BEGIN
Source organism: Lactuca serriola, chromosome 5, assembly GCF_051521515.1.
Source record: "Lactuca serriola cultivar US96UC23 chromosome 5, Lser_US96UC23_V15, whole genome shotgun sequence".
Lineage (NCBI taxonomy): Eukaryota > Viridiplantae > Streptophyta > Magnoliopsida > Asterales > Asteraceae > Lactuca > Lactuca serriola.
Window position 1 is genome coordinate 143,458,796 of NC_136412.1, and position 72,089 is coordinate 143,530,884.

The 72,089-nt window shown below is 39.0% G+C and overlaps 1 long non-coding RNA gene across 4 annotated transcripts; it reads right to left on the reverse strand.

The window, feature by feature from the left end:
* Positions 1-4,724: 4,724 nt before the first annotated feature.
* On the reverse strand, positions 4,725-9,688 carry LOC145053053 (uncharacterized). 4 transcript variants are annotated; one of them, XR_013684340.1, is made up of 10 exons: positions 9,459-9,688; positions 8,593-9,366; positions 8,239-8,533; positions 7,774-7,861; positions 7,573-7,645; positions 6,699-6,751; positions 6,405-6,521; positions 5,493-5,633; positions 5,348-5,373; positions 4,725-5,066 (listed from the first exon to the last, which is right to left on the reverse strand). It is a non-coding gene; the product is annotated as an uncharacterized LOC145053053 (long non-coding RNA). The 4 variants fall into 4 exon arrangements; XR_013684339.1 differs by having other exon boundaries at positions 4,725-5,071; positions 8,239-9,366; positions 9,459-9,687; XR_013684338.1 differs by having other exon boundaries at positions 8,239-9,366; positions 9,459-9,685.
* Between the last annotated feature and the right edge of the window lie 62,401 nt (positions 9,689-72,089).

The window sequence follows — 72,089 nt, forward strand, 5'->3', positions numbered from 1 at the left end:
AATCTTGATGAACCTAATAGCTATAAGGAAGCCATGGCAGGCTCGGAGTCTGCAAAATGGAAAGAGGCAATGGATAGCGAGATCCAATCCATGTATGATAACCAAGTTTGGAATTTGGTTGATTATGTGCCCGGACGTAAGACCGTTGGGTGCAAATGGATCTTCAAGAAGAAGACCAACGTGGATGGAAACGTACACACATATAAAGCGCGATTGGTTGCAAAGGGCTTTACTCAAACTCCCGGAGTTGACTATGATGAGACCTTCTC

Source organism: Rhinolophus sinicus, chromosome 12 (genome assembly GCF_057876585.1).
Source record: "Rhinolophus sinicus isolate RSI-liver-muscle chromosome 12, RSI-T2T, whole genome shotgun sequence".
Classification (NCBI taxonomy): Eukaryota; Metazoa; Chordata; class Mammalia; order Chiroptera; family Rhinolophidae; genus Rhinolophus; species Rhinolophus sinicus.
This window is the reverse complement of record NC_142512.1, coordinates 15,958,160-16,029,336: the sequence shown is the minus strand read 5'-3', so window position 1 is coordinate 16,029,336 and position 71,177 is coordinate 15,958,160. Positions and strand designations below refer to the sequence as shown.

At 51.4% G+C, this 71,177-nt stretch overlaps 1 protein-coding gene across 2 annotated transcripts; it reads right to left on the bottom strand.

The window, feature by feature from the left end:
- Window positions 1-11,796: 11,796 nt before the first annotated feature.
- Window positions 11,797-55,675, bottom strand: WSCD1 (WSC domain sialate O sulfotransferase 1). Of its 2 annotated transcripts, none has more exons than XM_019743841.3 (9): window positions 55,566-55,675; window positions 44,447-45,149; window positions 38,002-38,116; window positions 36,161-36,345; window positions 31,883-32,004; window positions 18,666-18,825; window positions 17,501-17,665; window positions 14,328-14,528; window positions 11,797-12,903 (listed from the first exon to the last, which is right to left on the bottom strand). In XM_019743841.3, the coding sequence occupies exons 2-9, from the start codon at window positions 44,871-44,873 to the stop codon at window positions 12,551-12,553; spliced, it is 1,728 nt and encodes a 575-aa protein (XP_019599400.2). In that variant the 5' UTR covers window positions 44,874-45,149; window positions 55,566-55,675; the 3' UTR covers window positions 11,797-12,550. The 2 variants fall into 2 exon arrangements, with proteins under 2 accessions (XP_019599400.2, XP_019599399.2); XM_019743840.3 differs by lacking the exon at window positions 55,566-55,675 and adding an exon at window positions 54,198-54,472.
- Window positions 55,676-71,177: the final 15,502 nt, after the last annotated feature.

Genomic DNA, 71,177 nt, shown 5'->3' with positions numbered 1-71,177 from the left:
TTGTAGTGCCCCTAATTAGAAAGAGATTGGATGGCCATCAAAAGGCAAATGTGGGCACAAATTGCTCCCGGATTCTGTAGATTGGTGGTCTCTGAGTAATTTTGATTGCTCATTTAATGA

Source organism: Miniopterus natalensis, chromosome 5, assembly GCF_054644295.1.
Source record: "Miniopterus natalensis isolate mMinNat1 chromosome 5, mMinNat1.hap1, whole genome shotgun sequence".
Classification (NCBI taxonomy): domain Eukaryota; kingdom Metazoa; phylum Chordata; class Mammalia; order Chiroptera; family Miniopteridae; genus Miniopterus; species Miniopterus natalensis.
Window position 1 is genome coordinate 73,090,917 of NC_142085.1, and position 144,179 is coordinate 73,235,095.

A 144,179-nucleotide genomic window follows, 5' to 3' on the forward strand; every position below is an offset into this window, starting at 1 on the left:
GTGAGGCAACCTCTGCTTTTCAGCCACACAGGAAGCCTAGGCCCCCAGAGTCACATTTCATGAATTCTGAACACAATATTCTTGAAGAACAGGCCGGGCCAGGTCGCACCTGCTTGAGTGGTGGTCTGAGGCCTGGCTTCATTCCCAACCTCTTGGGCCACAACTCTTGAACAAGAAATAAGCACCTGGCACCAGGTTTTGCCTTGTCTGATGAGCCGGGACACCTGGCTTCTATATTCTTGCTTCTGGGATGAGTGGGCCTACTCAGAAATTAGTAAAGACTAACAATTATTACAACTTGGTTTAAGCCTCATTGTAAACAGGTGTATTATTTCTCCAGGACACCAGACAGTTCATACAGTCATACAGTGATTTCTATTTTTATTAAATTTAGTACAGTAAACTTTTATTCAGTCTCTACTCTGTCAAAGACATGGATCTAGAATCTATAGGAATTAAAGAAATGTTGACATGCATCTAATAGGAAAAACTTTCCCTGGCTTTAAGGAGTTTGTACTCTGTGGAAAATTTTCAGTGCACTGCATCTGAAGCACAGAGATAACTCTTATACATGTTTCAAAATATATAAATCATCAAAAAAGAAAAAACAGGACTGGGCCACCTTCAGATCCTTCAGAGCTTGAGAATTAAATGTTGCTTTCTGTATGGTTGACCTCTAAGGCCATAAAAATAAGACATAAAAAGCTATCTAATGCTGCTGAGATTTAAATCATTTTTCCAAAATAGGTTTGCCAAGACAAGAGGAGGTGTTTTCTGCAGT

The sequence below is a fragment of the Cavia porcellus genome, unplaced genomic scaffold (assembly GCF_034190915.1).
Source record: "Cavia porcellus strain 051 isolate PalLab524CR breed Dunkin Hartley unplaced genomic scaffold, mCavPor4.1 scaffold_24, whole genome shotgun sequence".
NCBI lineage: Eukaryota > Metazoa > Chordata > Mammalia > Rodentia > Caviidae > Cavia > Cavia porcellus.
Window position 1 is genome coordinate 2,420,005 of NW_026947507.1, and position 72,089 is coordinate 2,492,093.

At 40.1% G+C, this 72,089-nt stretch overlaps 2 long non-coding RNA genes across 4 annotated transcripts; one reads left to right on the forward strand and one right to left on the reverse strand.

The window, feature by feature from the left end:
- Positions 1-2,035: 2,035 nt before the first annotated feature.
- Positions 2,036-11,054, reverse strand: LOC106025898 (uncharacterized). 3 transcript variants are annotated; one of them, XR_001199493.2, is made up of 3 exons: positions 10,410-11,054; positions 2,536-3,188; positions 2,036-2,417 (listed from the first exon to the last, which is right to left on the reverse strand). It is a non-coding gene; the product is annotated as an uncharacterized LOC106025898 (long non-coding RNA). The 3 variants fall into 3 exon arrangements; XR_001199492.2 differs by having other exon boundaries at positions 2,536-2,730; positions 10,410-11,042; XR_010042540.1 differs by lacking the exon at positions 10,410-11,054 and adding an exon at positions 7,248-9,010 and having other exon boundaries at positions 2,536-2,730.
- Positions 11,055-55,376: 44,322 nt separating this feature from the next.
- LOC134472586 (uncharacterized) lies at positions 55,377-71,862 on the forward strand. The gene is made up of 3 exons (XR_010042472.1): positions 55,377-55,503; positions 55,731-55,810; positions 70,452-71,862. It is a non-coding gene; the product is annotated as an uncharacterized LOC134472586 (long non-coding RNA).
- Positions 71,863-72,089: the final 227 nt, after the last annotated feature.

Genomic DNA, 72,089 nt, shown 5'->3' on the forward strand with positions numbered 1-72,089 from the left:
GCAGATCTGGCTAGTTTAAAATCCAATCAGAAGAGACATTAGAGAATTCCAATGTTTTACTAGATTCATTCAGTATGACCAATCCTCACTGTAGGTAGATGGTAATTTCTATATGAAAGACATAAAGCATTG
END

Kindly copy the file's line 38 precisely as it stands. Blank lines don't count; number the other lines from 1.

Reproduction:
- LOC134472586 (uncharacterized) lies at positions 55,377-71,862 on the forward strand. The gene is made up of 3 exons (XR_010042472.1): positions 55,377-55,503; positions 55,731-55,810; positions 70,452-71,862. It is a non-coding gene; the product is annotated as an uncharacterized LOC134472586 (long non-coding RNA).